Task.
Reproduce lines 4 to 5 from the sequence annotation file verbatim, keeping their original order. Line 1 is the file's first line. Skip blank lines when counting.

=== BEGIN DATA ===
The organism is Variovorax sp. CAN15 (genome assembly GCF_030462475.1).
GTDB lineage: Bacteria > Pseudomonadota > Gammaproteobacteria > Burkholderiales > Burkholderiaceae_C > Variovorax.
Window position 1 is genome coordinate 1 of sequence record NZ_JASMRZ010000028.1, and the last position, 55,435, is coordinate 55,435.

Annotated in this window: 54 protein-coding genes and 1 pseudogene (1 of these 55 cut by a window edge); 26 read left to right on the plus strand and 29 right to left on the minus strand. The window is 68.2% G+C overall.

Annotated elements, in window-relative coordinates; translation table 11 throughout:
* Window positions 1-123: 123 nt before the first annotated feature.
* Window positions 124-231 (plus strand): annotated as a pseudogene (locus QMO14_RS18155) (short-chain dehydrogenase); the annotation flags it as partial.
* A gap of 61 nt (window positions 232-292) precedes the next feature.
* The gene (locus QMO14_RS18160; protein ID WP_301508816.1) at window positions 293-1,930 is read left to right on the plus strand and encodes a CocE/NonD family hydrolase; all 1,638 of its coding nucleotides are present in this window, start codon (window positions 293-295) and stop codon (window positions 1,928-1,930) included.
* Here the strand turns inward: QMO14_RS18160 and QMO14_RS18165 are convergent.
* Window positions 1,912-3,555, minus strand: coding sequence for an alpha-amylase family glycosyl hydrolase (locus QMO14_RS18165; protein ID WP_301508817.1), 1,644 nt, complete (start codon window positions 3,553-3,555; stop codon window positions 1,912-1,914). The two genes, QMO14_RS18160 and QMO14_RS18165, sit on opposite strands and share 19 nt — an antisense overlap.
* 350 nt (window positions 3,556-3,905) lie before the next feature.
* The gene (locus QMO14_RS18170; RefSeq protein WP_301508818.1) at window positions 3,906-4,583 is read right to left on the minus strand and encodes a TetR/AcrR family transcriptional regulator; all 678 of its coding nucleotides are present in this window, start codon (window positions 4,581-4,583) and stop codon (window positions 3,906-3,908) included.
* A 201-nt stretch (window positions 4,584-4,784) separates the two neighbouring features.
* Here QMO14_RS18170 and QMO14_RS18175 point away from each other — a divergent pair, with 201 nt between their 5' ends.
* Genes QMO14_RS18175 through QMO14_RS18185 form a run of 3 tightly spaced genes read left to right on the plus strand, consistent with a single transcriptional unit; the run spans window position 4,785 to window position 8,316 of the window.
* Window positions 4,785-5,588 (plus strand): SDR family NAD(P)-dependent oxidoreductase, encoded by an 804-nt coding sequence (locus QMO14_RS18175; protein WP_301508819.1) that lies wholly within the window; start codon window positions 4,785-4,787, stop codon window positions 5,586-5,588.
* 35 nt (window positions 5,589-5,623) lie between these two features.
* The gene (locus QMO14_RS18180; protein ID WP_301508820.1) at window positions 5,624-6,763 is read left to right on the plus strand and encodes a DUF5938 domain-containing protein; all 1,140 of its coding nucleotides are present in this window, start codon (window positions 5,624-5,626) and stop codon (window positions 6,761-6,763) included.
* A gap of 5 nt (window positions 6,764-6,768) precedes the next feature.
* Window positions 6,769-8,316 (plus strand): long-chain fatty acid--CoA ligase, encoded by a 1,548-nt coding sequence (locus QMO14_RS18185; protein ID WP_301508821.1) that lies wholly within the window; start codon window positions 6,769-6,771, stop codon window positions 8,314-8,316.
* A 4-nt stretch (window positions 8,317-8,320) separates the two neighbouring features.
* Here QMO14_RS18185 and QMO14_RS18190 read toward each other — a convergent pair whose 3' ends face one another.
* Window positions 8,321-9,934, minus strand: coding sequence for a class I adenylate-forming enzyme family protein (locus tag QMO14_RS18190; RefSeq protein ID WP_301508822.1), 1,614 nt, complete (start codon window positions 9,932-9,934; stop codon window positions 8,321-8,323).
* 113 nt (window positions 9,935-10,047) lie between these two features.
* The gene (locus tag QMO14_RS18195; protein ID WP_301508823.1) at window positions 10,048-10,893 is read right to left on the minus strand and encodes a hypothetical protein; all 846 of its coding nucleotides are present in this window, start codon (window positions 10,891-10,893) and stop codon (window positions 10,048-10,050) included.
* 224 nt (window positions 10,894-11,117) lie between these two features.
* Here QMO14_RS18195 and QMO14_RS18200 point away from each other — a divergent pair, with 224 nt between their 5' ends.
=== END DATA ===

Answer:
Annotated in this window: 54 protein-coding genes and 1 pseudogene (1 of these 55 cut by a window edge); 26 read left to right on the plus strand and 29 right to left on the minus strand. The window is 68.2% G+C overall.

Annotated elements, in window-relative coordinates; translation table 11 throughout: